oreso

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Thunderous Cacophony said:
Apocalypse World. It's a great system where the DM doesn't have to memorize tables of results and modifiers, because the players always (and exclusively) roll. It's designed to keep things moving forward at speed, with little prods to move people who aren't acting, and big reactions to keep it going. Really easy to learn behind the screen, some really good pages for notes (the Fronts sheet is incredible, and I've used it in other systems), and you get to keep twisting the screws without worrying about mechanical balance.
This is a good answer. Vincent Baker writes games with the best GM advice (Dogs in the Vineyard [http://en.wikipedia.org/wiki/Dogs_in_the_Vineyard] in particular) and writes systems which really allows strong GMing to shine. Whereas other systems seem to expect GMs to be ninja masters who know all the rules, can juggle all the NPCs and drive the plot, Apocalypse World [http://en.wikipedia.org/wiki/Apocalypse_World] and Dogs in the Vineyard gives the GM concrete tools to help manage things, and distributes a lot of the busy-work that GMing can be bogged down by.

I'd also add that any GMless game are obviously easier to run. For example; Love in the Time of Seid [http://norwegianstyle.wordpress.com/2010/06/04/love-in-the-time-of-sei%C3%B0/], Witch: The Road to Lindisfarne [http://www.ukroleplayers.com/witch/] and Montsegur 1244 [http://thoughtfulgames.com/montsegur1244/] provide dramatic games with strong plots, without needing one player to shoulder most of the burden.

Cheers!
 

Starbird

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Sep 30, 2012
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I've been running my own heavily customized version of DnD 3.5ed and I've DMed fairly consistently over the last 15ish years. It does get a little complicated (especially with my tendency for strongly mechanical boss fights and crazy strong items) but I'm an old hand at it now and really love what I do.

Oh - is it weird to be a DM at 36?
 
Jan 12, 2012
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Starbird said:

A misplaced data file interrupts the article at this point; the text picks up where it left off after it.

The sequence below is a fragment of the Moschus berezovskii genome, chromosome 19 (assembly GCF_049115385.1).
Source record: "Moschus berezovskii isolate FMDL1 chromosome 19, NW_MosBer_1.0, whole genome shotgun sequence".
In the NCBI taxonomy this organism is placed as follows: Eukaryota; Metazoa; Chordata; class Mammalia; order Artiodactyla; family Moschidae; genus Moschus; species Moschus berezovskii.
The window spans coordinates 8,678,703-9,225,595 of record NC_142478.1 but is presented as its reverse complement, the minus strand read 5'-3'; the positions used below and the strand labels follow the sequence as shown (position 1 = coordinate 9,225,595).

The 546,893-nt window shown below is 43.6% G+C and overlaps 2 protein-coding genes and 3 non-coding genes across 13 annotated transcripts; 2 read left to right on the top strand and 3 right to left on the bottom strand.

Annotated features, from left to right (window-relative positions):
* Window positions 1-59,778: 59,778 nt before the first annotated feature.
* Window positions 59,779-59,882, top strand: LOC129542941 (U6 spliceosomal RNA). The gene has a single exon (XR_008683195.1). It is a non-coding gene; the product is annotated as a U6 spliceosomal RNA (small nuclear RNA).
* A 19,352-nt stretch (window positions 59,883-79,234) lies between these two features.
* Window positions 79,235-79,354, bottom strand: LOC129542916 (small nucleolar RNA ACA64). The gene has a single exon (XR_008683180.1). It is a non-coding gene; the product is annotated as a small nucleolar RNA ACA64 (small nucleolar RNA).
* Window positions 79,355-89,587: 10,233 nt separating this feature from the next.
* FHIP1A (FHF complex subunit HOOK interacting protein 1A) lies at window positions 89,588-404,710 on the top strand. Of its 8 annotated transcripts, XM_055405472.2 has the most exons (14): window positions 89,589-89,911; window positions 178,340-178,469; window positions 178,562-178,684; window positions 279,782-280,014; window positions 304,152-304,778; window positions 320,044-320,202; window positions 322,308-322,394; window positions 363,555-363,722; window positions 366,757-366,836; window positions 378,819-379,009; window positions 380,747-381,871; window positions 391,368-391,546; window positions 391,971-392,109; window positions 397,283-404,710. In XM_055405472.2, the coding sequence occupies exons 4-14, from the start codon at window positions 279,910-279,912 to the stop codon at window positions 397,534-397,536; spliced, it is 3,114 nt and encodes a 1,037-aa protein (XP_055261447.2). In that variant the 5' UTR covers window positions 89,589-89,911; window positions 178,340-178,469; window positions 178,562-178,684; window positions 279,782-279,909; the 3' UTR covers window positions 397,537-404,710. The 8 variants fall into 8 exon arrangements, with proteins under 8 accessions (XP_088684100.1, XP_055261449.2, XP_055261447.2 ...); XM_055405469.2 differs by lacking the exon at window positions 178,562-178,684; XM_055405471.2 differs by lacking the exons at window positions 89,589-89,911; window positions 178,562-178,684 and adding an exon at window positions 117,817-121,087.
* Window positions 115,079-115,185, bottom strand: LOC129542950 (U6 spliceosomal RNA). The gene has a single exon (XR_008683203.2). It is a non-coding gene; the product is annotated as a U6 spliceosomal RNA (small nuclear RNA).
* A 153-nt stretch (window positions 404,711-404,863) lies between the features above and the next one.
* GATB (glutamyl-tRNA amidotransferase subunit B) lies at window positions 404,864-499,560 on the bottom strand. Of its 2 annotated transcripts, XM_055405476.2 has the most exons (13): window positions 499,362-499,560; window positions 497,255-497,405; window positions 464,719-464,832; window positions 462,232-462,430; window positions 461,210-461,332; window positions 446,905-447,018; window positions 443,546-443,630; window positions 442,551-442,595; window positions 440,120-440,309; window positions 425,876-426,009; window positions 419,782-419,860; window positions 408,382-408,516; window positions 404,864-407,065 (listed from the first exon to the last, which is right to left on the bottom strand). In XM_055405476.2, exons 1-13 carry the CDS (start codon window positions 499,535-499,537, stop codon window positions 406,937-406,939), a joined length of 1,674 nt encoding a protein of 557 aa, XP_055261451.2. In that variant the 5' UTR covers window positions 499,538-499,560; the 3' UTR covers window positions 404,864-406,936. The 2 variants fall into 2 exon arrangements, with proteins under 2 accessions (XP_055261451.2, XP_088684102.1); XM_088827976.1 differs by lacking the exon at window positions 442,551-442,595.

I've been running my own heavily customized version of DnD 3.5ed and I've DMed fairly consistently over the last 15ish years. It does get a little complicated (especially with my tendency for strongly mechanical boss fights and crazy strong items) but I'm an old hand at it now and really love what I do.

Oh - is it weird to be a DM at 36?
No, not for any reason I can think of. I know people who love RPGs both much younger and much older than that; there's no age gate to the hobby.
 

plugav

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Thunderous Cacophony said:
Apocalypse World. It's a great system where the DM doesn't have to memorize tables of results and modifiers, because the players always (and exclusively) roll. It's designed to keep things moving forward at speed, with little prods to move people who aren't acting, and big reactions to keep it going. Really easy to learn behind the screen, some really good pages for notes (the Fronts sheet is incredible, and I've used it in other systems), and you get to keep twisting the screws without worrying about mechanical balance.
Yeah, Apocalypse World is an amazing design. And if you don't like the apoalyptic setting, there's tons of games now that use its core rules for dungeoneering (Dungeon World), Lovecraftian horror (tremulus), supernatural not-quite-romance (Monsterhearts - I love this one), etc.

My favourite thing to run, though, is Ghost/Echo [http://www.onesevendesign.com/ghostecho/]. Well, not the game as it is, but I use the rules for my modern supernatural games. It's ridiculously simple, but I was always more into the fiction than the mechanics.
 

happyninja42

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koichi said:
Personal favorite is FFG's 40k line. Simple core mechanic, modifiers can be easily determined for a given task and fairly balanced classes.

Also the critical charts. Everyone should use those critical charts.
Same company, different game line. FFG's Star Wars game line. Edge of the Empire, Age of Rebellion, and the upcoming Force and Destiny.

VERY fun game mechanic system. Easy to learn, very flexible and stat light, which makes it really easy to GM. More emphasis on storytelling and cinematic fun than number crunching stats and stuff.

Highly suggest checking it out.